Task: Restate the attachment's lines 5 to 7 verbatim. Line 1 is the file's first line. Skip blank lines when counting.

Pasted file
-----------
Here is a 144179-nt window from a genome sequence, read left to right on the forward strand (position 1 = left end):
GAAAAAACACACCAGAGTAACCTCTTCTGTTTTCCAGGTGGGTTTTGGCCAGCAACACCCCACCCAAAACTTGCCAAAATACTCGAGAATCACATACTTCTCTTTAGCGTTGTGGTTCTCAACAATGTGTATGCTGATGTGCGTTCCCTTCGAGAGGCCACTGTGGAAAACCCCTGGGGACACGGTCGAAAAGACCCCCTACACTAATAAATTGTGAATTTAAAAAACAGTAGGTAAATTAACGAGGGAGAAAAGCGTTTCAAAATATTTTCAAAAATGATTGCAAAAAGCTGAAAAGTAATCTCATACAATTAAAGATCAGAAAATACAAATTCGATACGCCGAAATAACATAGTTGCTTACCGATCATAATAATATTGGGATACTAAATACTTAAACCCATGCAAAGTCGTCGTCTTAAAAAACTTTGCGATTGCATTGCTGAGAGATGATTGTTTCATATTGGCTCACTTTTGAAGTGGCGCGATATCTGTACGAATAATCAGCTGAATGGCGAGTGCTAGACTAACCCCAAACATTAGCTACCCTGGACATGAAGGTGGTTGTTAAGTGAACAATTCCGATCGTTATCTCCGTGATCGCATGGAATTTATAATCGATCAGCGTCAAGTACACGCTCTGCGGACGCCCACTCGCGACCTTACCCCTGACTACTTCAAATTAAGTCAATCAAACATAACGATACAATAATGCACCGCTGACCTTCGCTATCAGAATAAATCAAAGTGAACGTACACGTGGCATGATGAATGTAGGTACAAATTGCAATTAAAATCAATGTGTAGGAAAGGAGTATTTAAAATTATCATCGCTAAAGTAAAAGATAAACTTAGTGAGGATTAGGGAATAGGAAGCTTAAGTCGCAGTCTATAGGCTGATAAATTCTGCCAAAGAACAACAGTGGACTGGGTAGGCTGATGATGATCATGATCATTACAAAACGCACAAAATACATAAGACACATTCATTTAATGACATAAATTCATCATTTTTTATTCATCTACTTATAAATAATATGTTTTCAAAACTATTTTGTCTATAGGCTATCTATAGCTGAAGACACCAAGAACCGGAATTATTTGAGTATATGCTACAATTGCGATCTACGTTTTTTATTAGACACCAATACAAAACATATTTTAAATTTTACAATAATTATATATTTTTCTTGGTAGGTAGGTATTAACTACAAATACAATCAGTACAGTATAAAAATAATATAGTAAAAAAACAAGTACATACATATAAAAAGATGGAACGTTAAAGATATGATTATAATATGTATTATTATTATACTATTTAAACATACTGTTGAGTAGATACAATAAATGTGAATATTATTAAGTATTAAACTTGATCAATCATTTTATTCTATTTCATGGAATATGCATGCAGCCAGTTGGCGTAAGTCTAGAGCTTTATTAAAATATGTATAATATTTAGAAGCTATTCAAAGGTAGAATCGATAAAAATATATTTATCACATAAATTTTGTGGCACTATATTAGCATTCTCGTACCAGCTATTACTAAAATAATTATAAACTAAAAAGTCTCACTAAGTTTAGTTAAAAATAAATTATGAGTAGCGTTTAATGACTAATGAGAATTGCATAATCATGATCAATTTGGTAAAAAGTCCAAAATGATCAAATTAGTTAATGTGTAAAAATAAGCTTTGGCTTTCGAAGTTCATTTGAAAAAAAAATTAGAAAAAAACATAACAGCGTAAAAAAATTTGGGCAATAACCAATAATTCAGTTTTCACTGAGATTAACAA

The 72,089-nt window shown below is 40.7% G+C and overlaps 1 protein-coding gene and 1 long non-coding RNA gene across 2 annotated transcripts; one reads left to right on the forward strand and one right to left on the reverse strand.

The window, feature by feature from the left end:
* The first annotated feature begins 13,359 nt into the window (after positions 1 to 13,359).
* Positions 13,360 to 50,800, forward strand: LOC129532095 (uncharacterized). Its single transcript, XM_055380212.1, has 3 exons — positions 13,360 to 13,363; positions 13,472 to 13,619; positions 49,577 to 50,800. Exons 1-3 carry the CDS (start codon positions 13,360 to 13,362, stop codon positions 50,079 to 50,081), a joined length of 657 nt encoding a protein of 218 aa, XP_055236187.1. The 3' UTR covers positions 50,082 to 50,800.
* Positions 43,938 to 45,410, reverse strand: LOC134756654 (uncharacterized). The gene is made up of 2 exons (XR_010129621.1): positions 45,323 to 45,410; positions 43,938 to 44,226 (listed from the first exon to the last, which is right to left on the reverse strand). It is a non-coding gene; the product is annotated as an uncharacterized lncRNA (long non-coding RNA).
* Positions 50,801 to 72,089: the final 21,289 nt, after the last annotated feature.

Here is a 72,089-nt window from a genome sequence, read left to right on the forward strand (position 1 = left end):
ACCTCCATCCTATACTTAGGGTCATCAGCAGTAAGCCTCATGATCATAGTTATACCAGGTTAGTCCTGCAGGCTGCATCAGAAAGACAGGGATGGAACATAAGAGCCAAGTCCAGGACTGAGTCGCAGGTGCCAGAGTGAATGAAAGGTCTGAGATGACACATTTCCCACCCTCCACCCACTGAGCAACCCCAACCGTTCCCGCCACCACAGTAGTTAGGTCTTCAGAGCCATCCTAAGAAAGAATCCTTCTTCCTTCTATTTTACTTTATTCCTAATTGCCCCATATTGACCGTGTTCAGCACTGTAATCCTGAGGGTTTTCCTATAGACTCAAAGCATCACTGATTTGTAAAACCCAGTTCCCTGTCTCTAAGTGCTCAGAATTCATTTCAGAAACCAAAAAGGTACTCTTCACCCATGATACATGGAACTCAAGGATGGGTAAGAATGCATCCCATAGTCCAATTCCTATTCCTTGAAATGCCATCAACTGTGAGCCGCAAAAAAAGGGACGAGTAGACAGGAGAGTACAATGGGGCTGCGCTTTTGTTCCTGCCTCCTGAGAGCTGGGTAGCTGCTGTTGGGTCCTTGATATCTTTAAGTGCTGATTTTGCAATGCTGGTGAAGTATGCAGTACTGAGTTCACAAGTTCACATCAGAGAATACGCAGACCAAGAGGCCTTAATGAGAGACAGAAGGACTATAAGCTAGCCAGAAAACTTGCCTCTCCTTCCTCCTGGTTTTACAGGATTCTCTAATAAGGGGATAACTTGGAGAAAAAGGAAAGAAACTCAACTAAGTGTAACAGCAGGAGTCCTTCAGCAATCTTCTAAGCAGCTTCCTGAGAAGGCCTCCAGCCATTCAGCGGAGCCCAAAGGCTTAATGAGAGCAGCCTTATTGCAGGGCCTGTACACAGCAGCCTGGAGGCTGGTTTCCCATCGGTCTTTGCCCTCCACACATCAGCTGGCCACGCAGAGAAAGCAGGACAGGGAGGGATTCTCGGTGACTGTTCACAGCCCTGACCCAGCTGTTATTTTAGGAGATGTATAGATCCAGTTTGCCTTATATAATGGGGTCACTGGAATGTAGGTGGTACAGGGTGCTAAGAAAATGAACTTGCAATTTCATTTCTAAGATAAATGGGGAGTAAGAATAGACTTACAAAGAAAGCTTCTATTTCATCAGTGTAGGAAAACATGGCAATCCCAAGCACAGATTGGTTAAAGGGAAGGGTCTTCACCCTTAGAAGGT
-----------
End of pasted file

* The first annotated feature begins 13,359 nt into the window (after positions 1 to 13,359).
* Positions 13,360 to 50,800, forward strand: LOC129532095 (uncharacterized). Its single transcript, XM_055380212.1, has 3 exons — positions 13,360 to 13,363; positions 13,472 to 13,619; positions 49,577 to 50,800. Exons 1-3 carry the CDS (start codon positions 13,360 to 13,362, stop codon positions 50,079 to 50,081), a joined length of 657 nt encoding a protein of 218 aa, XP_055236187.1. The 3' UTR covers positions 50,082 to 50,800.
* Positions 43,938 to 45,410, reverse strand: LOC134756654 (uncharacterized). The gene is made up of 2 exons (XR_010129621.1): positions 45,323 to 45,410; positions 43,938 to 44,226 (listed from the first exon to the last, which is right to left on the reverse strand). It is a non-coding gene; the product is annotated as an uncharacterized lncRNA (long non-coding RNA).